One of the most prominent commandments in the parsha is the Tzitzit commandment. The Torah explains that the purpose of the Mitzvat Tzitzit is to cause a remembering for all the rest of the Mitzvot and to execute them.
The Torah encourages us to not let ourselves follow our hearts desires and neither expose our eyes to the temptations. Using the word “Velo Taturu” as a recommendation, not letting our hearts and our eyes see things that are better not to see. This attitude will lead us to a level of holiness and closeness to God.
The great idea behind these sentences is that simple deeds, like tying white threads and azure thread can bring a person to a sublime dimension of holiness.
In the words “and you shall not tour …”, the Torah also opens a window to the psychological process that may lead the person to sin.
The Midrash expands on this idea:
“Do the eyes follow the heart? Or does the heart follow the eyes? From the order that is written in the Torah we learn that the eyes follow the heart.” This means that the eyes are controlled by the mind, and the will. That is why it is so important to accustom the heart to positive ideas and ways of thinking and believing so that the eyes will look at the world correctly. The eye perceives a lot of things, all the time, and the brain filters out the many data and focuses us on the most important things. For example, if there is a group picture with your photo, your eye will be drawn to your face first. The brain determines what is absorbed from the tangle of data that the eye perceives. It is the mind that decides what will remain in our consciousness from what the eye sees.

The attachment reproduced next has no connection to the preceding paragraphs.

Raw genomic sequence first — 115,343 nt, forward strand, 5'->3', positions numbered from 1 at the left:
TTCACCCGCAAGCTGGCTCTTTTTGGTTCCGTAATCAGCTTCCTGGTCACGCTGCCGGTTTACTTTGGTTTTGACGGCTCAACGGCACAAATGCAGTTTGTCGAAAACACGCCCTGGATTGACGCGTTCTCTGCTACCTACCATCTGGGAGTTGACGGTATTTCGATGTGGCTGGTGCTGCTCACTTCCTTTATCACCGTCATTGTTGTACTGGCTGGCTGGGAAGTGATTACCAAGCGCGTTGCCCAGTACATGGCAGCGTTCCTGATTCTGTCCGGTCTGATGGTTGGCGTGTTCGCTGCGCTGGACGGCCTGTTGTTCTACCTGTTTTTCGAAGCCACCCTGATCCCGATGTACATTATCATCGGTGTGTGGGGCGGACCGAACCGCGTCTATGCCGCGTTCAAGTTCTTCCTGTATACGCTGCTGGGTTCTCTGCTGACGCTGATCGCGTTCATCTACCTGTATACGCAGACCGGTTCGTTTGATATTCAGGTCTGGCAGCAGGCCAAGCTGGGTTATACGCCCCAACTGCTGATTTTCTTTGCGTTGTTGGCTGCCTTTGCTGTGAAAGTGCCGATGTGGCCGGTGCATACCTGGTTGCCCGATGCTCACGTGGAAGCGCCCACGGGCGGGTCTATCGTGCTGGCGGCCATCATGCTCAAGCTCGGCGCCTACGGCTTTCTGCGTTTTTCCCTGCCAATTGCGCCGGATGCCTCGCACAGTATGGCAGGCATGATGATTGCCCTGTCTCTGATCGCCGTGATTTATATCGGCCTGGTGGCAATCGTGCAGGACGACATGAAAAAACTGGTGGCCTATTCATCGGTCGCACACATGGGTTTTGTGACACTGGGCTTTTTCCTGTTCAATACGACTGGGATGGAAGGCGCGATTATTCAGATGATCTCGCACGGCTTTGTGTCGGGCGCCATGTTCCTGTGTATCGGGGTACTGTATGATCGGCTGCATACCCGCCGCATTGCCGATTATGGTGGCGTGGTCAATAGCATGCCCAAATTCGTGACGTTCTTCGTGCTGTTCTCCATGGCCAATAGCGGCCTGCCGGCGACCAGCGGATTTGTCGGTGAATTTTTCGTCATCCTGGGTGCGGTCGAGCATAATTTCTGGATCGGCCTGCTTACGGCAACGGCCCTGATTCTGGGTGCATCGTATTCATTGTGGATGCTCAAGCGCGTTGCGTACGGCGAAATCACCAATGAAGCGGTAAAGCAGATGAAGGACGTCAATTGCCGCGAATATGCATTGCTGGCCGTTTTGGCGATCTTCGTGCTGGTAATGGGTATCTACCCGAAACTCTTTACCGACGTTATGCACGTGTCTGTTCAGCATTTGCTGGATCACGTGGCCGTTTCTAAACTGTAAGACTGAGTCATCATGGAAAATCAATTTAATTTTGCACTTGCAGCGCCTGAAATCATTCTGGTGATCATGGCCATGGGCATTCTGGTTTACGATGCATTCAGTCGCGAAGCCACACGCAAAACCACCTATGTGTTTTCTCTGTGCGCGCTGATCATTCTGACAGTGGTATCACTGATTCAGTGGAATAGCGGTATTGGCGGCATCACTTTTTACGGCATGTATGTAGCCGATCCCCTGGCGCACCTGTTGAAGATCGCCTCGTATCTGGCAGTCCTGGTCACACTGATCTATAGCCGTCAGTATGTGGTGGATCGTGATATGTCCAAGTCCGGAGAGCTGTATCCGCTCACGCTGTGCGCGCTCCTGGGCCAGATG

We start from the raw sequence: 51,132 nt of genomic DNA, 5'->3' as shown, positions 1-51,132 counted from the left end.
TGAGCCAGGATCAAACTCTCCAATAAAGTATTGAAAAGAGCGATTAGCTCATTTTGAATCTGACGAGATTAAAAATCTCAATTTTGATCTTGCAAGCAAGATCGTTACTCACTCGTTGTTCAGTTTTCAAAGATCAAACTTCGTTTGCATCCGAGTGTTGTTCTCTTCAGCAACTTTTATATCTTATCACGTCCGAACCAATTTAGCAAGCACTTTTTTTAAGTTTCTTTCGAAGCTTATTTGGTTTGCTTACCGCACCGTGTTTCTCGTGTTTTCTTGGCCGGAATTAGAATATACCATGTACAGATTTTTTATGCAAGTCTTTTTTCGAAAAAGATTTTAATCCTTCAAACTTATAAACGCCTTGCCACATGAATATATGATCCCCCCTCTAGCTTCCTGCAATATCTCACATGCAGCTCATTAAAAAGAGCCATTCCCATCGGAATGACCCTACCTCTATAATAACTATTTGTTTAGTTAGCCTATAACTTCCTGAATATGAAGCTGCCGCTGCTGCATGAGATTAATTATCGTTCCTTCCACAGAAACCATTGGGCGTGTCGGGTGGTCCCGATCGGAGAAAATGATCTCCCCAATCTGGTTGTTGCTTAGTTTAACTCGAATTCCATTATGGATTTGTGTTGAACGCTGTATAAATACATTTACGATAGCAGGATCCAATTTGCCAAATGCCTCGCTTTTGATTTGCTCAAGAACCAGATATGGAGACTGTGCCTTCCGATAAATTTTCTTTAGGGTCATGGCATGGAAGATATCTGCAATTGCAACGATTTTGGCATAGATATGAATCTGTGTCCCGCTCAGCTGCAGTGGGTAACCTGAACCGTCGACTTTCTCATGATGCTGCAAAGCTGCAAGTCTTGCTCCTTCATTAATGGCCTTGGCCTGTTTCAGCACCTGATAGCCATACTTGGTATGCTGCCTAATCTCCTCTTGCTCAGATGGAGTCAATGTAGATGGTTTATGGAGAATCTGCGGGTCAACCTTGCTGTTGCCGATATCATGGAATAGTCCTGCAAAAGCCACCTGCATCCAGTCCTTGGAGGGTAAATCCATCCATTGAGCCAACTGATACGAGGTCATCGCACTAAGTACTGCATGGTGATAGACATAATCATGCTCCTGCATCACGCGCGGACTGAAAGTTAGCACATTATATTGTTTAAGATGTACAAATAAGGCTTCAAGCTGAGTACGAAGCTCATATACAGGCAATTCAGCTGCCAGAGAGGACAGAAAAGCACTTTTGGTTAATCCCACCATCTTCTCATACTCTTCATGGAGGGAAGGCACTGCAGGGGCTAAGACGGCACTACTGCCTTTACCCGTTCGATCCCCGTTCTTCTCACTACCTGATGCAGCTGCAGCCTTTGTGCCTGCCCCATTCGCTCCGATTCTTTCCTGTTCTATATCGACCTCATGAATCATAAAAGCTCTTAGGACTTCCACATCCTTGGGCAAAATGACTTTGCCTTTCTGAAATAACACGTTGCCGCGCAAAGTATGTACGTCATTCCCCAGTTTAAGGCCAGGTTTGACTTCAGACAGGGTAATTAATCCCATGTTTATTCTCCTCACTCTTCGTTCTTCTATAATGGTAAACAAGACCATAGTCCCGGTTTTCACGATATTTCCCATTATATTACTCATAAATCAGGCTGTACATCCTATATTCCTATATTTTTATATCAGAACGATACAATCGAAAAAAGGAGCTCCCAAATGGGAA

With this idea one can understand in depth the gap between the report of the ten spies that Moses sent to the land of Israel and the report from the other two spies Caleb and Joshua that were sent for the same mission. The ten spies saw with practical, realistic eyes the challenges and objective difficulties in the conquest of the land of Israel and came to a depressing conclusion that there is no realistic possibility of entering and conquering the land of Israel, as the Torah quotes “that land is consuming her inhabitants.”
On the other hand, Joshua and Caleb haven’t seen the situation with cold logic but make a strong argument about God’s ways, saying “God did not bring us to the border of the Land of Israel for no reason.” If he has brought us this far, he will also bring us in and help us along the way.
The eyes of Joshua and Caleb saw the same things that the eyes of the other ten companions saw.
And yet, their faith and reasoning about God’s actions led them to a different interpretation and to opposite conclusions. “Do not be afraid of the Canaanite inhabitants of the land, because God is with us”, said Caleb and Joshua.
This teaches us that we must look at life, with eyes full of faith. A belief that God will help us to overcome our fears or hesitation and move towards a life full of accomplishments and fulfillment of the goals and challenges God has set for us.
Rabbi Refael Cohen